DAMASCUS, Syria — A Syrian official on Monday accused the West of taking advantage of the Middle Eastern country’s unrest to try to destabilize it and warned the opposition that militarizing is a big mistake that will backfire.
Foreign Ministry spokesman Jihad Makdissi said the only way out of the current crisis that has killed thousands of people is for all parties to sit around the negotiating table and engage in dialogue.
He spoke Monday in a rare interview in Damascus with the Associated Press.
The government of President Bashar Assad has for months been battling an uprising of Syrians calling for his ouster. Western countries, including the U.S., have condemned the increasingly bloody methods Assad’s government has used to put down the revolt.
Activist groups on Monday said the death toll from nearly a year of unrest has surpassed 8,000 people, mostly civilians.
The Syrian government says it is fighting against armed groups pushing a foreign agenda.
“The West took advantage of the awakening of the Syrian street. Instead of helping Syria to overcome this painful crisis, they are using this to hit the stability of Syria for other geopolitical reasons,” Makdissi said.
The spokesman would not elaborate on what he meant, but Syria occupies a complex place in the Middle East that affects and is affected by Iran, Israel, Lebanon and Iraq.
Syria maintains an intricate web of allegiances to powerful forces, including Lebanon’s Hezbollah and Iran.
The toppling of Assad would mark a major blow to Iran, which depends on Damascus as its main Arab ally and a pathway to aid Iran’s proxy Hezbollah.
While U.S. officials have warned against taking actions that would contribute to the further militarization of Syria, many in the opposition now say openly that they are getting arms through smuggling routes.
But Makdissi rejected the notion that the opposition is simply defending itself. He called the move to arm itself was “…one of the biggest mistakes of the opposition.”
“When they carry out bombings and assassinations, are they defending themselves?” he asked.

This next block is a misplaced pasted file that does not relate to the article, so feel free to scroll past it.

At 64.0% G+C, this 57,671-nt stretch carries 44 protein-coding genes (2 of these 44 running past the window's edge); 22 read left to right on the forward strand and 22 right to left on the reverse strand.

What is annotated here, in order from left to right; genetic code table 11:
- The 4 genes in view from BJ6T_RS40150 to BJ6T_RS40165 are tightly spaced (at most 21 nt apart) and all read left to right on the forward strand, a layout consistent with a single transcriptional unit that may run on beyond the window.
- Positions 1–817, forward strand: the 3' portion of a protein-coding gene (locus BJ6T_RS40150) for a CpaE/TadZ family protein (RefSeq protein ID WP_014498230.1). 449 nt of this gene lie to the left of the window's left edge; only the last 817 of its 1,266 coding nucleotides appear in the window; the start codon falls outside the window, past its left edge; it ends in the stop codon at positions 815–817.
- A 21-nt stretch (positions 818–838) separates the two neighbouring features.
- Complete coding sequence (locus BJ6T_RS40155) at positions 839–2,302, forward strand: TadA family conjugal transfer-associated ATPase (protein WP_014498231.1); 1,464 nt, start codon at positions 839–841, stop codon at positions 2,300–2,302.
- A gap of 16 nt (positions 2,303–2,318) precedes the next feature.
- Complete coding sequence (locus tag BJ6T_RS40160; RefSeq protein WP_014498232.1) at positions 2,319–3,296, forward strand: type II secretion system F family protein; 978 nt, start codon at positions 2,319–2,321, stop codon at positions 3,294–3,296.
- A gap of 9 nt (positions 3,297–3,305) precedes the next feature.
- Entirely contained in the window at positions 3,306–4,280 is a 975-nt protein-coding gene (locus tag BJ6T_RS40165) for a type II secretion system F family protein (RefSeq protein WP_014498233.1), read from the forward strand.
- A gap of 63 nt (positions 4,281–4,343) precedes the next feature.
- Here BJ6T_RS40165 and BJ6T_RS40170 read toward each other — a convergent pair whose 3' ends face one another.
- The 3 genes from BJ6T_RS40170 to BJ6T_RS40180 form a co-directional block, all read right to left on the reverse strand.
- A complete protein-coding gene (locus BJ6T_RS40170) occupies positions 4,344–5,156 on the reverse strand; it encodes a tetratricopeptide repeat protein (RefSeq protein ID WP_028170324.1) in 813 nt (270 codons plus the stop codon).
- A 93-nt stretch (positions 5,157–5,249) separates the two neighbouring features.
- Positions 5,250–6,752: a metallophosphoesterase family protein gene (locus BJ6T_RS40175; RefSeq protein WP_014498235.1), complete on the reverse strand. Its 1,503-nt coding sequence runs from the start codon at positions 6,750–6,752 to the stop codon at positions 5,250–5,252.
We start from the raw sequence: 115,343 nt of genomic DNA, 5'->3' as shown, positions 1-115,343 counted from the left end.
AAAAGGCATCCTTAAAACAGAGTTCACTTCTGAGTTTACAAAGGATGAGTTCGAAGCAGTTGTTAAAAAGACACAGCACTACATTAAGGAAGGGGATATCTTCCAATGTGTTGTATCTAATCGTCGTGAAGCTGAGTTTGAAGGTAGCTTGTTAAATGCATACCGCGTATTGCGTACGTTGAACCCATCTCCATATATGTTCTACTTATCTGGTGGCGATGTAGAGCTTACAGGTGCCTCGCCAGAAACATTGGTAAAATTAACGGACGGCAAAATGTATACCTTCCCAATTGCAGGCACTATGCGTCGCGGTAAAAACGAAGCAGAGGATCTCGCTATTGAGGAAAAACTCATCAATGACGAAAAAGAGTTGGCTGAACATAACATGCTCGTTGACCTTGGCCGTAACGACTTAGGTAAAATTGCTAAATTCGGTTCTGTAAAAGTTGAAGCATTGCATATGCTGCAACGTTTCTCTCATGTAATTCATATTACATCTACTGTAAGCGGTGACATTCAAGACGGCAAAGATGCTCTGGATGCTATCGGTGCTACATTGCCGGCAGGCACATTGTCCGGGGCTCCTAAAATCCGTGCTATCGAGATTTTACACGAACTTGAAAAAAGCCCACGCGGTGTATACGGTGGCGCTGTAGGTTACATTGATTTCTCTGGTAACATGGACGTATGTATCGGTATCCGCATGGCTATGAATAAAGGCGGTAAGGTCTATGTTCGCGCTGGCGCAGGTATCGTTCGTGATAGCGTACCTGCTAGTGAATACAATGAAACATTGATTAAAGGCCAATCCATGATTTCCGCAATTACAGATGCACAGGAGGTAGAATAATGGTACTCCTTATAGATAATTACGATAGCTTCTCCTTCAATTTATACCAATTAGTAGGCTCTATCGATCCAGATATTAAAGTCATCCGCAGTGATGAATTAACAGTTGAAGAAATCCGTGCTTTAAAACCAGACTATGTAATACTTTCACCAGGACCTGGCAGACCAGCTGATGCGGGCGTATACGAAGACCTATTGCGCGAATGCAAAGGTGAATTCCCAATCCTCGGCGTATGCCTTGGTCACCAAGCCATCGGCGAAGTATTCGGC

He admitted mistakes on the part of the authorities, but said the Syrian government responded early on to the demands of reform. Instead, he blamed the opposition, which he said refused to talk.
“It takes two to tango,” he said. “In the end, we have no choice but to sit around the same table.”
Makdissi said the opposition lacked any kind of vision or alternate plan to the current regime.
“They want to take Syria toward the unknown,” he said.
He dismissed the decision by the Palestinian militant Islamic movement, Hamas, to pull its operations out of Syria and the group’s recent criticism of the Assad regime as a “detail.” The spokesman said the Syrian regime will continue to support the Palestinian cause.
A senior Hamas official said Monday that Hamas has left its longtime base in Syria because of the regime’s crackdown on opponents there.
“Our position on Syria is that we are not with the regime in its security solution, and we respect the will of the people,” Moussa Abu Marzouk said from his new base in Cairo.
Syria has long been criticized by the West for aiding and sheltering members of Hamas and other militant Palestinian groups, a stance that gives it legitimacy and prestige in the Arab world while also letting it subvert neighboring Israel. The decision by Hamas to pull out of Syria is a sign of the regime’s increasing isolation.